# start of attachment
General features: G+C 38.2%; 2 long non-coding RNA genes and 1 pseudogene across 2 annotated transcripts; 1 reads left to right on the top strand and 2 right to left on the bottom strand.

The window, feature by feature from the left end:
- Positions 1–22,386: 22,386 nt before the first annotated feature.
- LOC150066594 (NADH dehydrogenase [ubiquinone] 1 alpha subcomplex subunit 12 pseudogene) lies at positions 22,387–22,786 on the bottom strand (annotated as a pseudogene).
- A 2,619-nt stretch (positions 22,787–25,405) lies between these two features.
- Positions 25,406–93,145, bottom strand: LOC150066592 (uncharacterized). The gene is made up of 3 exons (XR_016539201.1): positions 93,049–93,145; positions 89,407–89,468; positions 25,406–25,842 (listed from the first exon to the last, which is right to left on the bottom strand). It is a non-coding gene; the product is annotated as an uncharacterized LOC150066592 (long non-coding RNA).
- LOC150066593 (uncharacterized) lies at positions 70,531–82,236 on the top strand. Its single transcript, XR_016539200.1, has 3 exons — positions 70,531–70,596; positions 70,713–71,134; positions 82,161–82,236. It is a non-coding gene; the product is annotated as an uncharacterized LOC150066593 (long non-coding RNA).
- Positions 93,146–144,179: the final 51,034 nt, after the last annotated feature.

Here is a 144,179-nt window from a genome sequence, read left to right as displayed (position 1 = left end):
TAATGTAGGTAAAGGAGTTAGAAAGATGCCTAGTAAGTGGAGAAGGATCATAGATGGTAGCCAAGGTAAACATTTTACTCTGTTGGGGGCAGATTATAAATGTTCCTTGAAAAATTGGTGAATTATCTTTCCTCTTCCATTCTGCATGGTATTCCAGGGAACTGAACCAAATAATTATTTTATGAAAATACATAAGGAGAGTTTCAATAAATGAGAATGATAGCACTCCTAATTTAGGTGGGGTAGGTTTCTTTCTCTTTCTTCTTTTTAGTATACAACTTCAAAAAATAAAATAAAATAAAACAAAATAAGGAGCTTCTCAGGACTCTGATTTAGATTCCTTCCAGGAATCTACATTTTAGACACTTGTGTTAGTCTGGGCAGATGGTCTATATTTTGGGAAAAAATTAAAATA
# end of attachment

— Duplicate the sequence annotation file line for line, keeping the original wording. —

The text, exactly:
General features: G+C 38.2%; 2 long non-coding RNA genes and 1 pseudogene across 2 annotated transcripts; 1 reads left to right on the top strand and 2 right to left on the bottom strand.

The window, feature by feature from the left end:
- Positions 1–22,386: 22,386 nt before the first annotated feature.
- LOC150066594 (NADH dehydrogenase [ubiquinone] 1 alpha subcomplex subunit 12 pseudogene) lies at positions 22,387–22,786 on the bottom strand (annotated as a pseudogene).
- A 2,619-nt stretch (positions 22,787–25,405) lies between these two features.
- Positions 25,406–93,145, bottom strand: LOC150066592 (uncharacterized). The gene is made up of 3 exons (XR_016539201.1): positions 93,049–93,145; positions 89,407–89,468; positions 25,406–25,842 (listed from the first exon to the last, which is right to left on the bottom strand). It is a non-coding gene; the product is annotated as an uncharacterized LOC150066592 (long non-coding RNA).
- LOC150066593 (uncharacterized) lies at positions 70,531–82,236 on the top strand. Its single transcript, XR_016539200.1, has 3 exons — positions 70,531–70,596; positions 70,713–71,134; positions 82,161–82,236. It is a non-coding gene; the product is annotated as an uncharacterized LOC150066593 (long non-coding RNA).
- Positions 93,146–144,179: the final 51,034 nt, after the last annotated feature.

Here is a 144,179-nt window from a genome sequence, read left to right as displayed (position 1 = left end):
TAATGTAGGTAAAGGAGTTAGAAAGATGCCTAGTAAGTGGAGAAGGATCATAGATGGTAGCCAAGGTAAACATTTTACTCTGTTGGGGGCAGATTATAAATGTTCCTTGAAAAATTGGTGAATTATCTTTCCTCTTCCATTCTGCATGGTATTCCAGGGAACTGAACCAAATAATTATTTTATGAAAATACATAAGGAGAGTTTCAATAAATGAGAATGATAGCACTCCTAATTTAGGTGGGGTAGGTTTCTTTCTCTTTCTTCTTTTTAGTATACAACTTCAAAAAATAAAATAAAATAAAACAAAATAAGGAGCTTCTCAGGACTCTGATTTAGATTCCTTCCAGGAATCTACATTTTAGACACTTGTGTTAGTCTGGGCAGATGGTCTATATTTTGGGAAAAAATTAAAATA